US slams Bashar al-Assad’s call for Aleppo victory, insists truce is open-ended1 min read . Updated: 06 May 2016, 09:23 AM IST
Syrian president Bashar al-Assad sent a telegram to Vladimir Putin saying his army would not accept anything less than 'crushing the aggression' by rebels in Aleppo
Washington: The US condemned Syrian president Bashar al-Assad’s statement that his goal is a final victory over the city of Aleppo and urged Russia to exert its influence over Damascus to ensure a cessation of hostilities continues in the city.
Just a day after the start of the temporary truce, Assad sent a telegram to Russian president Vladimir Putin saying his army would not accept anything less than ‘attaining final victory’ and ‘crushing the aggression’ by rebels in Aleppo.
The telegram, reported by state media, brought into question whether Assad had signed on to a cessation of hostilities agreement brokered by Russia and the US a day earlier.
“We call on Russia to urgently address this totally unacceptable statement," state department spokesman Mark Toner told a briefing on Thursday. “It’s clearly an effort by Assad to push his agenda, but it is incumbent on Russia to assert influence on that regime to maintain the cessation of hostilities."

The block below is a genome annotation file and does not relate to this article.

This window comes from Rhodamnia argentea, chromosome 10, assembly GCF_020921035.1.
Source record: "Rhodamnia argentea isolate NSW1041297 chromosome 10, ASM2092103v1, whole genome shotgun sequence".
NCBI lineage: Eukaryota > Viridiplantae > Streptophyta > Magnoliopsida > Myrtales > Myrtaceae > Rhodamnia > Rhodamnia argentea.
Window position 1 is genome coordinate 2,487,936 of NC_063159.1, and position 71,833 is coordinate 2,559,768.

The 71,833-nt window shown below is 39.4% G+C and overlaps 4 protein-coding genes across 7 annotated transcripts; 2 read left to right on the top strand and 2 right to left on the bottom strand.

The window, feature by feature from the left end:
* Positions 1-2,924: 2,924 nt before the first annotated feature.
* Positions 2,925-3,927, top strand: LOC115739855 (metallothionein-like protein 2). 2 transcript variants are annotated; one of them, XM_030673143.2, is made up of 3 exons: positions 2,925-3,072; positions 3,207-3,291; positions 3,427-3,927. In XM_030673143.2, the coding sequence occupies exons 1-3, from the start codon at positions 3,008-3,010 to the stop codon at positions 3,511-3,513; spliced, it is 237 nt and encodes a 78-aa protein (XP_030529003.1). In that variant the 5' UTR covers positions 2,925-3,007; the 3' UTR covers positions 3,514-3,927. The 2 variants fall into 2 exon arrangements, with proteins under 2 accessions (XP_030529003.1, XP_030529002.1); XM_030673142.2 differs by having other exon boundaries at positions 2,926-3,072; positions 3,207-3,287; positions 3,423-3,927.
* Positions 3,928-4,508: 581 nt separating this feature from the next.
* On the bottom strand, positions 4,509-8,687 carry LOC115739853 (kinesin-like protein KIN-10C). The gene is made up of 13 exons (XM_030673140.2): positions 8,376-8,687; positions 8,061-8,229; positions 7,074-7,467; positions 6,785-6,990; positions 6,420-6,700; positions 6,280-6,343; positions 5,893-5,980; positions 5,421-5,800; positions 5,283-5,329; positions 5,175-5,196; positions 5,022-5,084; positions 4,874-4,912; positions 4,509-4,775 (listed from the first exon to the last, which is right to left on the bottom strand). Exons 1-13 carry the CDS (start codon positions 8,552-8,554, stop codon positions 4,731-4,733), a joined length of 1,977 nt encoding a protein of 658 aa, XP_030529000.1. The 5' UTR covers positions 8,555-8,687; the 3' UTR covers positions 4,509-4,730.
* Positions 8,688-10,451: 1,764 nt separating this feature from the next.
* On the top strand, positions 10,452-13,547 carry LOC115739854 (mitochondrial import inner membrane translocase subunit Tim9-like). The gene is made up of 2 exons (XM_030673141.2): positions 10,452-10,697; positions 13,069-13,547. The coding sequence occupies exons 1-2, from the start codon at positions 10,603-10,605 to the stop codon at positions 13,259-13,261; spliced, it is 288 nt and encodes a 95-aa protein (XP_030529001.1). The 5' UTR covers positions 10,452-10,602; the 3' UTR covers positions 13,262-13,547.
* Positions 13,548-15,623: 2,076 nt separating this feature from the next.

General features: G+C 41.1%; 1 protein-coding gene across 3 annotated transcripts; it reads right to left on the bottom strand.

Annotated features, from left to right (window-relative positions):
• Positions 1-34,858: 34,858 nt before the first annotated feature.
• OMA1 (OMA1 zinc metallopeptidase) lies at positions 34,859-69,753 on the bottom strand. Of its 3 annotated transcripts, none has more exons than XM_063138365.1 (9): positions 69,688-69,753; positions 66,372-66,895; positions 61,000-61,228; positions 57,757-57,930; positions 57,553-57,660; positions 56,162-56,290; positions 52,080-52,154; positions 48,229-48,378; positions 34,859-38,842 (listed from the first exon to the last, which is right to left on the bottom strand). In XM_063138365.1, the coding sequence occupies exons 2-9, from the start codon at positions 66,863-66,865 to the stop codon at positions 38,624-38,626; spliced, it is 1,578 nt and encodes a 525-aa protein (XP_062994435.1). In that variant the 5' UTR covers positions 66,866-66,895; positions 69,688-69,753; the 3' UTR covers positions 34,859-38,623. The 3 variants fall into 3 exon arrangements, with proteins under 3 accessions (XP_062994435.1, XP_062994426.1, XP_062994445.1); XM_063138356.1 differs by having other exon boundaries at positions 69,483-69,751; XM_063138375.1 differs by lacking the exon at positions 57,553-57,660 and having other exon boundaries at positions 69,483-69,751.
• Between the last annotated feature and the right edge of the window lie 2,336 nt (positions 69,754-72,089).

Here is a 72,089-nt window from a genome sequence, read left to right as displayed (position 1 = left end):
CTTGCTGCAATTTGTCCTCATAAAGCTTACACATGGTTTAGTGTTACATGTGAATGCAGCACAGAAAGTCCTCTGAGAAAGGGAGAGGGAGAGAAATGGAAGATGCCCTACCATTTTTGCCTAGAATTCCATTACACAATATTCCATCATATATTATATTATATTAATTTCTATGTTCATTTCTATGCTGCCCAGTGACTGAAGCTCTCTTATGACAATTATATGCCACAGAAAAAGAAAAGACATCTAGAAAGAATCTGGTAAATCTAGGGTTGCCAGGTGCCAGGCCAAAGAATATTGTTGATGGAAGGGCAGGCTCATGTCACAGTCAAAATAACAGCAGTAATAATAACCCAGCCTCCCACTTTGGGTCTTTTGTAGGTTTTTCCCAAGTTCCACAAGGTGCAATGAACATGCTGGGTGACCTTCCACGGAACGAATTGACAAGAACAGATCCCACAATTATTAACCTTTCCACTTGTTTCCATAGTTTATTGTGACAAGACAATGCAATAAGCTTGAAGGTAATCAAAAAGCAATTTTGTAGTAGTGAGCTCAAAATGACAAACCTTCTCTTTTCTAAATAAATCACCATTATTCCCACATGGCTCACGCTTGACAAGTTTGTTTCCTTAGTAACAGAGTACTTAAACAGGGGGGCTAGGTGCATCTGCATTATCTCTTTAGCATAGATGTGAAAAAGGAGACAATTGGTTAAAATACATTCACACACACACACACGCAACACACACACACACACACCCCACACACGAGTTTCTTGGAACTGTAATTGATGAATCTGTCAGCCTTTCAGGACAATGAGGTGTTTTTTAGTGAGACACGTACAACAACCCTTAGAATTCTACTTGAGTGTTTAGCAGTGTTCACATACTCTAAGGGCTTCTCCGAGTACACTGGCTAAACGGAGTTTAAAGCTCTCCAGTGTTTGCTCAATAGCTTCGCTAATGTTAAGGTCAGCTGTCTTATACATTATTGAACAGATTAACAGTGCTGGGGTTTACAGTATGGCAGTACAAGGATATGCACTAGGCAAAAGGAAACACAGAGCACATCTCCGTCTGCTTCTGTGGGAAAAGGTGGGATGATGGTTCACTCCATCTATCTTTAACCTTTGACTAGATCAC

There appeared to be confusion over the timeline for the cessation of hostilities, with the Syrian army saying it would abide by a ‘regime of calm’ in the city for 48 hours and the state department emphasizing the truce was open-ended.
“We stand by our statement that the (cessation of hostilities) went into effect 4 May at 00:01 Damascus time. As to why the regime said otherwise, you’ll have to ask them. There may have been coordination issues on the ground. I don’t have any other clear explanation than that," Toner said.
He added: “The most important issue is that they comply and it appears that, at least today, there is a decrease in the level of violence."
Toner noted that a cessation of hostilities in eastern Goutha near Damascus and Latakia had initially covered a 48-hour period but was later extended.
“Our intent is to make it as open-ended as possible but we have to start somewhere. We want to see it take hold first and then we will look at extending it," he added. Reuters